This is called "entry point": http://en.wikipedia.org/wiki/Entry_point
In Windows, the conventional entry point is
In an MFC application, the entry point is hidden in the library, reportedly, in the file "Appmodule.cpp". Actually, the entry point name is defined as
, which is a generic name for Unicode ("wide"
) and non-Unicode (
) entry-point names, a way to abstract out from Unicode option.
This CodeProject article explains how it works with MFC: MFC under the hood
See the section "So, what happened to good old WinMain?"…
Now, some advanced background information:
We can see that different platforms based on PE files (http://en.wikipedia.org/wiki/Portable_Executable
]) use different names for entry-point functions, and also, for different Windows-based platforms and/or frameworks, one entry point function calls another "secondary" entry function which is the only one exposed to the framework user. We can investigate it all, but does it make much sense? Ultimately, even the very top function on the call stack, "real" entry point, does not have to have a certain standard name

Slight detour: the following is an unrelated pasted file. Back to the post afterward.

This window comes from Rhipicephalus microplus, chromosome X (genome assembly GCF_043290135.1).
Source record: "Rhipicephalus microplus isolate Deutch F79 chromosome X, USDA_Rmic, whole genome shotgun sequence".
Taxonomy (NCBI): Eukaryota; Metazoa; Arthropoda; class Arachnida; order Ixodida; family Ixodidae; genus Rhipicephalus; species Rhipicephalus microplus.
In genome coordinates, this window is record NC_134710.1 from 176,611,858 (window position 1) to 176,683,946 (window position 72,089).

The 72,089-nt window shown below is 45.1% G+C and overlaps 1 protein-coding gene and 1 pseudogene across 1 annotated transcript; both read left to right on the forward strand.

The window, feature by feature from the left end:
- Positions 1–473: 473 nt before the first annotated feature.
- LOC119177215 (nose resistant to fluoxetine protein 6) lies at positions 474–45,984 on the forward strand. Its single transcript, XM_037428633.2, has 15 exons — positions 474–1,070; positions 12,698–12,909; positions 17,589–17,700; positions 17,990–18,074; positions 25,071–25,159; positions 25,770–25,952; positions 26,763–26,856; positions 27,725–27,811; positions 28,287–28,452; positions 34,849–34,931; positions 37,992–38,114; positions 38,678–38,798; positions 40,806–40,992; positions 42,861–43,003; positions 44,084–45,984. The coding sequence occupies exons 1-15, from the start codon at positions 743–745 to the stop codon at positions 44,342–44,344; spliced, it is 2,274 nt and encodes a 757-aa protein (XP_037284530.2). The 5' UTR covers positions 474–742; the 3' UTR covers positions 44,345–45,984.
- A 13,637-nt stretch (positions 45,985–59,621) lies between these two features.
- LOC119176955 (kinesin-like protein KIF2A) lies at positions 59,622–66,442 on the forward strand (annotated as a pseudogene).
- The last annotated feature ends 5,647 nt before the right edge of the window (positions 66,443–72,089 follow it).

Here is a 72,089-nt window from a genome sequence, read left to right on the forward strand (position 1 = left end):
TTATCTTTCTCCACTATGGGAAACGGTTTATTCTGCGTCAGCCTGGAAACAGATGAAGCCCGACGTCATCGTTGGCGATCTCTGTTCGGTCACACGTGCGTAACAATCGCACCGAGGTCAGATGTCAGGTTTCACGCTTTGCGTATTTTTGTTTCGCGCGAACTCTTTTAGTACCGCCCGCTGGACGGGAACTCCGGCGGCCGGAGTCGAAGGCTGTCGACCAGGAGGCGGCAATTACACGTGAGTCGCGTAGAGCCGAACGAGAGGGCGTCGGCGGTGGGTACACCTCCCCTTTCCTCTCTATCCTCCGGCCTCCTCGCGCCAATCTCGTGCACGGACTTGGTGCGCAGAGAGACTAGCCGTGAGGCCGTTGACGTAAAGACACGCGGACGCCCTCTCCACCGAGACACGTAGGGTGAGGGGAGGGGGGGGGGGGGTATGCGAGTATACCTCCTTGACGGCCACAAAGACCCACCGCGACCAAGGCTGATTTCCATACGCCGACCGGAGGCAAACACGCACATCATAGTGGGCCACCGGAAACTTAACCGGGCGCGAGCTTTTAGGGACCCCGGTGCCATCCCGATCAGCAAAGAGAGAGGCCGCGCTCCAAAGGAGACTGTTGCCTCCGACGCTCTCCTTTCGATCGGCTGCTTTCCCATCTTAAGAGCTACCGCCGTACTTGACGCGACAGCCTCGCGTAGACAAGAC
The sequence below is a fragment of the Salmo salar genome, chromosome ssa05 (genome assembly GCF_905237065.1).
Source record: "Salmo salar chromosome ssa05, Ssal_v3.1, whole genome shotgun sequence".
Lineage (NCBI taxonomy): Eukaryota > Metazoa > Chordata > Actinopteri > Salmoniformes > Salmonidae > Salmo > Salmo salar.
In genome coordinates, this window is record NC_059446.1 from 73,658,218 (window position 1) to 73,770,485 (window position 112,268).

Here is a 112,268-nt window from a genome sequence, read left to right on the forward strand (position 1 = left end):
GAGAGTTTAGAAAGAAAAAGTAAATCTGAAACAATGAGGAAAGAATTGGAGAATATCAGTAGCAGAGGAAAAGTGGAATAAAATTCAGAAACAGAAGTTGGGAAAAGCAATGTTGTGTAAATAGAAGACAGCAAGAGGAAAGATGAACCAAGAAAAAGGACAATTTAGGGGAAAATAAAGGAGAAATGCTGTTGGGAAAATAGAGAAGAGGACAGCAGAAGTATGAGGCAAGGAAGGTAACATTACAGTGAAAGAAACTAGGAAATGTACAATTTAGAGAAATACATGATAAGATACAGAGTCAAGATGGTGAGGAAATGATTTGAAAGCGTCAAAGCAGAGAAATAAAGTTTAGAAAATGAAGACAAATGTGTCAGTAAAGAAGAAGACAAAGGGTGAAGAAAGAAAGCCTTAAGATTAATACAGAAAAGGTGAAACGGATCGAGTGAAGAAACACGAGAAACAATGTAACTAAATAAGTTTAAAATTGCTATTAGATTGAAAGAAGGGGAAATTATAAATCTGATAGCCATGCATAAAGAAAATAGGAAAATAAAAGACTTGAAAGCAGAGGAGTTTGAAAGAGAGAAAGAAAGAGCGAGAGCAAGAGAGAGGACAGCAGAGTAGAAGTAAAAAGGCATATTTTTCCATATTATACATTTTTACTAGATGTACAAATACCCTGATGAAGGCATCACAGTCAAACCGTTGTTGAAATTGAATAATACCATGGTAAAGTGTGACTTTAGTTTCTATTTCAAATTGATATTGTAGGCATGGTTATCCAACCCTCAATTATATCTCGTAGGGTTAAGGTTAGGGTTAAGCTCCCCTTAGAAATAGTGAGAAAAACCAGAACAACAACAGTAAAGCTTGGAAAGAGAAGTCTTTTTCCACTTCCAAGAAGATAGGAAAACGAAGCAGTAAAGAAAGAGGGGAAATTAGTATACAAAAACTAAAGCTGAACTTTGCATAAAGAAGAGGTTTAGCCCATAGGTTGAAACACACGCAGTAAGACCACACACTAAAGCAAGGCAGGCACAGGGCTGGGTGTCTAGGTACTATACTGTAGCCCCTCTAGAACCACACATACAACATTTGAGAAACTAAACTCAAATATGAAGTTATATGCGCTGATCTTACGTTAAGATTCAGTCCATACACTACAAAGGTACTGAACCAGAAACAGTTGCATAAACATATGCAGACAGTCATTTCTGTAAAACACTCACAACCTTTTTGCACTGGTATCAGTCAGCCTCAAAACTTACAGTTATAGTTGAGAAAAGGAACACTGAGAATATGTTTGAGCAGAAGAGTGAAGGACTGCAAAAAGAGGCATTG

. This is so because that "real" entry point is found not by the name, but by the address in the header structure used for this purpose. Please see: